23. Pete Carroll, Seattle --

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He should probably get an incomplete, but he's already shown some improvement with the Seahawks. They are leading the worst division in all of professional sports, after all. I don't know what his previous stints in New York and New England suggest for the long term, but I can't imagine him working 19 hour days through his 60s.

22. Tom Cable, Raiders --

This may be my boldest ranking, but I'm comfortable with it. Look at how much they've improved now that the owner isn't forcing them to play a quarterback who weighs 300 pounds and was accused of running a ring of cough syrup smugglers. He gets them to play hard, and when they had nothing to play for last season, and the Ravens had everything to play for, the Raiders still almost won that game. Before this season, when it was fashionable to say he was the worst coach in the league, I always responded like this: The degree of difficulty is off the charts in an organization like the Raiders. It's like going to a talent show and there is a guy who plays guitar with his foot because he was born with no arms. He can play a ton of songs, but he's clearly not as good as some of the guitar/singing acts with two good arms. So you ignore the degree if difficulty and rank him last, overlooking that HE PLAYS GUITAR WITH HIS FOOT!


21. Raheem Morris, Buccaneers --

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Morris' grade should really be an incomplete. But I really like the way he carries himself, especially for being so young. He's taken one of the youngest teams in the league, forced them to pay attention to detail, and gotten a lot out of them. Down the road, will he be able to mold Tampa Bay into a playoff contender? Who knows. But right now, Morris doesn't make excuses, and doesn't shy away from making bold statements. I like it when he said the Bucs were the "best team in the NFC" even though they clearly were not. They played the Falcons tough on the road, and I suspect they're going to play the Ravens tough in two weeks at M&T Bank Stadium. That's the sign of a a promising team and a promising coach.

20. Mike Singletary, 49ers --

"Samurai," as he was known during his days with the Bears, is my favorite player of all time. But I'm not sure he's capable of controlling his emotions well enough to be a successful head coach. I don't care what's going on, you can't drop you pants during halftime of a game in an attempt to fire up your team. And that obviously wasn't an isolated incident. Whether it's throwing fits with the media, sending players to the showers during a game, or just acting generally like there are a few screws missing, Singletary has shown he has a lot to work on. Ultimately, it was his decision to continue playing Alex Smith this year, when Troy Smith has already shown quarterback was the biggest thing holding this team back.

19. Gary Kubiak, Texans --

Every year, we're told this is the Texan's breakout season. And every year, they're nothing special. Eventually, that has to fall on the head coach. This year was really supposed to be the year they put it all together, and this week's Hail Mary loss to the Jaguars pretty much finished off their season. Five years is more than enough to prove yourself. He's helped build the franchise up and made it credible but, eventually, you are what your record says you are.

18. Norv Turner, Chargers --

A brilliant offensive mind who simply can't prepare his team to win when it matters. The Chargers should have played in the Super Bowl a year ago. They were way, way better than the Jets and Colts. But their hissy-fit meltdown against the Jets was a perfect indictment of Turner's failings as a coach. Personal fouls, complaining to the referees, kicking challenge flags. It's a shame, because he clearly knows football, but he just can't seem to create a culture of accountability or focus when it matters. Even this year, San Diego has arguably the best offense in the game, and one of the best defenses. And they're still just an average football team.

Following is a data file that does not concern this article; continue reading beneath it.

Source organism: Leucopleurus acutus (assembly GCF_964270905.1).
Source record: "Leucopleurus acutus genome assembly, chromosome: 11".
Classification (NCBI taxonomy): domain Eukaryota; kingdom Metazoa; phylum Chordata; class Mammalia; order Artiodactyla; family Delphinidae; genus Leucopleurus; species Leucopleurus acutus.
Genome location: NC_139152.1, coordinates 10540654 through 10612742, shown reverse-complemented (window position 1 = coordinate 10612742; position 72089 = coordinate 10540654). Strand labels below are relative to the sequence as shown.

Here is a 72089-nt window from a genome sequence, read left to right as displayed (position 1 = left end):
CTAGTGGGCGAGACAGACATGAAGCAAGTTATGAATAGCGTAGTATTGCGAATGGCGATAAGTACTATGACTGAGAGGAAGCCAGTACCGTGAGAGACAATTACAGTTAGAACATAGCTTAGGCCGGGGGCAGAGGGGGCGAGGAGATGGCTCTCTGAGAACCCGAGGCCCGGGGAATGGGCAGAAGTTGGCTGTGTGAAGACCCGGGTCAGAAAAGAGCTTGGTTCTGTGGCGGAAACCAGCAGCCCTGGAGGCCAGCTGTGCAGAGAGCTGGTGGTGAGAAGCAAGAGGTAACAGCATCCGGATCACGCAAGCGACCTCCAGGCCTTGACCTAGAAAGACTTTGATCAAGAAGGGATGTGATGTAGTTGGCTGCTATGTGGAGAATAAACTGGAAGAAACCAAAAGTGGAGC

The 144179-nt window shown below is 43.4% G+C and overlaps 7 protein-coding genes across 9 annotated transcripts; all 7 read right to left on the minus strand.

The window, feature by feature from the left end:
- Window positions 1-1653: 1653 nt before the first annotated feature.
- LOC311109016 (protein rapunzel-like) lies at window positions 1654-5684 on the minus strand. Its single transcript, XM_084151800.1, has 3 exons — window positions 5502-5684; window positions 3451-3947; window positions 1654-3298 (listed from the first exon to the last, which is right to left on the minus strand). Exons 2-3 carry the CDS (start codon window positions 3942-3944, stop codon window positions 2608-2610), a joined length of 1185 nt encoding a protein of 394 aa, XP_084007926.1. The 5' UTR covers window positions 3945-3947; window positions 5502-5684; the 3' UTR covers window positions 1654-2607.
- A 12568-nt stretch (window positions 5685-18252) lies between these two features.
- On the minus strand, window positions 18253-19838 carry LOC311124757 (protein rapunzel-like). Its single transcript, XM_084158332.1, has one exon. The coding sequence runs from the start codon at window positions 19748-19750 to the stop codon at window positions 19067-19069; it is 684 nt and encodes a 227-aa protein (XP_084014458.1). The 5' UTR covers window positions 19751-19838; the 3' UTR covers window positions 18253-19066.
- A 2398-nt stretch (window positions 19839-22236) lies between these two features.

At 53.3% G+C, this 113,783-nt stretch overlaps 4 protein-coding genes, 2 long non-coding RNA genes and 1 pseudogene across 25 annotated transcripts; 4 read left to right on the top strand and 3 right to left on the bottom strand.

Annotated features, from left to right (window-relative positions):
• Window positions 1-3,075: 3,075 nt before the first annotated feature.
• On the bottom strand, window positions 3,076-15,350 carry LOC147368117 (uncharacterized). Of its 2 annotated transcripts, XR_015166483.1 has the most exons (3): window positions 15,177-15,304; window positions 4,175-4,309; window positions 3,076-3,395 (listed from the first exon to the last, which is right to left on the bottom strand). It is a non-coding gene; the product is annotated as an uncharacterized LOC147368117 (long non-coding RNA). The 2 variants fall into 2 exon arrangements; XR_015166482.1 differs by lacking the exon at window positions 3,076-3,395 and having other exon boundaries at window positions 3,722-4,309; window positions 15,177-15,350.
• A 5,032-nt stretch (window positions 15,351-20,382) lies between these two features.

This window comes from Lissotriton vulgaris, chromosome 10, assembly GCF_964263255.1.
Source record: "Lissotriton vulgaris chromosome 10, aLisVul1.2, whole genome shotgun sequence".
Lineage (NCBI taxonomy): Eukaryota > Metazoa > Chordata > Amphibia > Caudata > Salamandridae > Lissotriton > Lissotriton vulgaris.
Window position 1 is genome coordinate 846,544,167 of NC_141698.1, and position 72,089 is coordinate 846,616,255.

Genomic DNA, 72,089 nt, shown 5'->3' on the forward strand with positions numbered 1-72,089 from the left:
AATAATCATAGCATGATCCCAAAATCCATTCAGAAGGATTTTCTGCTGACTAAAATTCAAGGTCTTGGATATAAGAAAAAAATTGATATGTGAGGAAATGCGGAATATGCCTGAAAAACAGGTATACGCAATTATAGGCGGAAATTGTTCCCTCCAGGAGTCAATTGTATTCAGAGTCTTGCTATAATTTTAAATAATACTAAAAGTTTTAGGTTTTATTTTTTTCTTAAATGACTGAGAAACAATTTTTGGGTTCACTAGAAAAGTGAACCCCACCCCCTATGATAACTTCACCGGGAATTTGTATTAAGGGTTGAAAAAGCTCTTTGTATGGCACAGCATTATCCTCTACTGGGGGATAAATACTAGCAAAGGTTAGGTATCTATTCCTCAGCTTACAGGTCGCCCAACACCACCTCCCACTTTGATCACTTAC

17. Jim Caldwell, Colts --

I actually have no idea where to put him, which is why I'm putting him right in the middle. We probably won't know what kind of coach he is as long as Peyton Manning is there, because Manning is such a dominant personality, he seems to drag this team (despite injury after injury) to victories. It's not as if the Colts are winning with defense, which is Caldwell's background. He got out-coached in the Super Bowl by Sean Payton, but he does seem to have maintained an atmosphere of discipline and accountability set up by Tony Dungy. It's admirable how humble and respectful he is, but again, the NFL is not a league where you get points for being a great guy.

16. Mike McCarthy, Packers --

The man clearly knows how to coach offensive football, and I don't blame him for a second for wanting to cut ties with Brett Favre a year or three before Favre was ready, but his teams aren't very disciplined and he finds a way to lose way too many close games. His body of work is somewhat hard to judge, but I'm not sure I've ever felt like he out-coached one of his colleagues in the fourth quarter. Not a great sign.


15. Mike Shanahan, Redskins --

This ranking is based a lot on past performance, and after the Rex Grossman Incident, I feel even less confident about it. It's as if the Redkins were forced to give Donovan McNabb a $40 million apology because Shanahan is a bad liar. All he needed to say after that Houston game was, "I just didn't feel like Donovan was playing well, and I wanted to see if I could shake things up. He's still our starter." Instead, he fell victim to the classic Washington blunder: The cover-up is always worse than the crime. All that said, I can go two ways with this: Shanahan has won only one playoff game without John Elway, and the game may have passed him by a bit. On the other hand, he coaches the running game as well as anyone in this era, and he once managed to make Jay Cutler into a credible quarterback, which seems more shocking by the week. Yes, he should be ranked higher based on the success he had in Denver, but I think he needs to prove Elway and Terrell Davis weren't the main reason he now has a reputation his recent resume hasn't lived up to.